Saturday, September 15, 2012

Fishing lore

We pull into the lot at the same time.  In a friendly way, we comment about both of us having the same good idea at the same time.  We share pleasantries. We talk about the stream, and some of our experiences on it.  We lie to each other about the size of fish that we have seen (and caught) on this stretch of water.  We wish each other well, and we stalk off to our chosen places on the stream, respectable but not absurd distances from each other.


As we fish, we occasionally steal glances in the direction of each other.  It's meadow fishing at its finest.  As I cast, I occasionally wonder if he is catching anything?  What fly he is using?  I assume he is doing the same.  Despite the mild curiosity, we fish on; unaffected by one another.

The fishing is good, but not great.  The fish are not coming easily, and it has taken too long to figure out what the bite is.  In two hours of fishing, I didn't see a single rise.  Of those caught, the trout are starting to don their fall plumage.  The colors are starting to pop on their tails and fins.  A deep crimson red.  The kind of red that stops you dead in your tracks.  Gorgeous.  Each fish is carefully unhooked, and examined before it is released.  Gotta savor colors like that; the season is winding down.  Fast.


It gets too dark to fish, so I head back towards the lot; content with the night's effort.  On the way back, we meet up again.  Unintentional on my part, and I am pretty sure it was accidental on his too.  The rest of the walk back is filled with resumed pleasantries.  We both agreed that the fish were hard to find.  There just wasn't an obvious hatch, the usual BWOs had stayed home tonight.  Neither of us caught them all, but both of us were happy with what we did catch.  And neither of us lie about the size of our fish.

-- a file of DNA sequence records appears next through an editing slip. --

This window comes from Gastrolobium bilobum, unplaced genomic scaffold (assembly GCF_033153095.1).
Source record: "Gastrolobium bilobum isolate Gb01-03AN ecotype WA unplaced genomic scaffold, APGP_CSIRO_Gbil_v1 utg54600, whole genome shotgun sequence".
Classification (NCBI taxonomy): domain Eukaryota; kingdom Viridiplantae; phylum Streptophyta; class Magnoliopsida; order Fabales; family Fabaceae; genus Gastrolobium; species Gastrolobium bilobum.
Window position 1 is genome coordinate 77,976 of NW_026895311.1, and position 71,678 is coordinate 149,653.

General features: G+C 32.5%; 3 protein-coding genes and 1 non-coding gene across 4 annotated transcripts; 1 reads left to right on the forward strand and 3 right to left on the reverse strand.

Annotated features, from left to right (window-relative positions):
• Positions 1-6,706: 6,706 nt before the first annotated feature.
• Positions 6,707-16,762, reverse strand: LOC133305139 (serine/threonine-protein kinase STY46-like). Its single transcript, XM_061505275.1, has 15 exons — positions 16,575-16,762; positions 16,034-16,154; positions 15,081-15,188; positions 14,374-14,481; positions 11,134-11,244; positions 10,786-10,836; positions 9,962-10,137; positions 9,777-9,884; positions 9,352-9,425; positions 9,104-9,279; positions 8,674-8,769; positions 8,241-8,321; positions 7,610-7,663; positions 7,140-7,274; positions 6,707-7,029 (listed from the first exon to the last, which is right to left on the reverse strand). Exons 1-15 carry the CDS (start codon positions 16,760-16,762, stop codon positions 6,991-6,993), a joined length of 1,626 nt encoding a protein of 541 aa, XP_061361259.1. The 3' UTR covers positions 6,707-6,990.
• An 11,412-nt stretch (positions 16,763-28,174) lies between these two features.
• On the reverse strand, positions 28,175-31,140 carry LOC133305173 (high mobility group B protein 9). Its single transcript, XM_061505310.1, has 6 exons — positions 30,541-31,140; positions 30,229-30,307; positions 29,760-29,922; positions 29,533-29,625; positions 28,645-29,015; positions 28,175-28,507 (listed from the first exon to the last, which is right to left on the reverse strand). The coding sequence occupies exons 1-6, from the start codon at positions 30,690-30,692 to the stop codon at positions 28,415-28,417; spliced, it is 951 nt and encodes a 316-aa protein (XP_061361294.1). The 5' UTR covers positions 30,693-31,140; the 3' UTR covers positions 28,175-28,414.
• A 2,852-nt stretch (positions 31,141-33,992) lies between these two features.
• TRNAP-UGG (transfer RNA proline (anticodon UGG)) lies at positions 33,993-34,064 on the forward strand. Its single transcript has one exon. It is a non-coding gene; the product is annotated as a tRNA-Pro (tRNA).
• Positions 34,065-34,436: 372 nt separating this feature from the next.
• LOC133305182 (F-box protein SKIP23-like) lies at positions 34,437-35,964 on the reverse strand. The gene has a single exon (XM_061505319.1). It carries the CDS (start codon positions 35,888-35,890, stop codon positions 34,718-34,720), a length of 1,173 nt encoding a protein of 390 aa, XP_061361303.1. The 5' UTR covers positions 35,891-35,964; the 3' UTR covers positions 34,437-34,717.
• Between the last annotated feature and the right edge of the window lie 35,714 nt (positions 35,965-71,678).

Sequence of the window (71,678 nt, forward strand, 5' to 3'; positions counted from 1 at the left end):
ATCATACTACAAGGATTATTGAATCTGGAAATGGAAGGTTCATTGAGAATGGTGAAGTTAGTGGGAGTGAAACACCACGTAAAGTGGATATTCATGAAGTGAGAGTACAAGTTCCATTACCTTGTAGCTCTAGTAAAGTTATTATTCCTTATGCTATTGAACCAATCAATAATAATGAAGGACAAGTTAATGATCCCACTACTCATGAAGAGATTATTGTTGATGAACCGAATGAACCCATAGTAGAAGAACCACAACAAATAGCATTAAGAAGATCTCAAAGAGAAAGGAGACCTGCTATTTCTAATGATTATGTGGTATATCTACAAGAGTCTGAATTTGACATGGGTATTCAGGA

As we walk, the talk turns to which  fly was working.  I had luck on a CDC Caddis pattern that a friend made (Thanks Tim!) Fist I fished it dry, then downstream and wet.  The latter was productive.  My acquaintance had done something similar.

As it sometimes will, the conversation turned to tying flies.

The fisherman and I discussed our knowledge of the stream and the small bugs it produces.  I showed him the patterns I usually use, and he showed me the patterns he usually ties and fishes.

Standing at the back of his van, as he examines one of my smallest flies I've ever tied he matter of factually said "this works? I like it, but it is kind of bushy for this stream".  He wasn't being rude, he was being honest and I took it as such.  It was when he showed me the flies he usually ties fishes that it hit me.

I've HEARD of this guy.

His style of fishing tiny flies has been the stuff that other fishermen on the stream have whispered of.  I've heard it many times: "There is a guy who fishes here regularly that uses these microscopic flies and catches fish like a maniac".  Others have mentioned him with the same reverence as Sasquatch: "He stalks the stream, slips into the water like a heron and picks fish out of places the rest of us overlook".  Others have just said it outright--they think he is a legend.

I play it cool.  I don't want to embarrass him and tell him I've heard of him. He gives the impression of a guy who quietly goes about his way, bamboo in hand, and fishes like a fiend.  Not unfriendly, but solitary.  I feel like I have just met a celebrity, but I don't even know his name.  Never came up in the conversation.

We wish each other well, and go our separate ways.

As I drive home, I am obsessed about other legends that I have heard but never confirmed.  But in my obsession, I am also a bit relieved.  This guy lived up to his reputation.  The fisherman was every bit of what I had imagined him to be.

Legends sure are fun.

Til later,

-M

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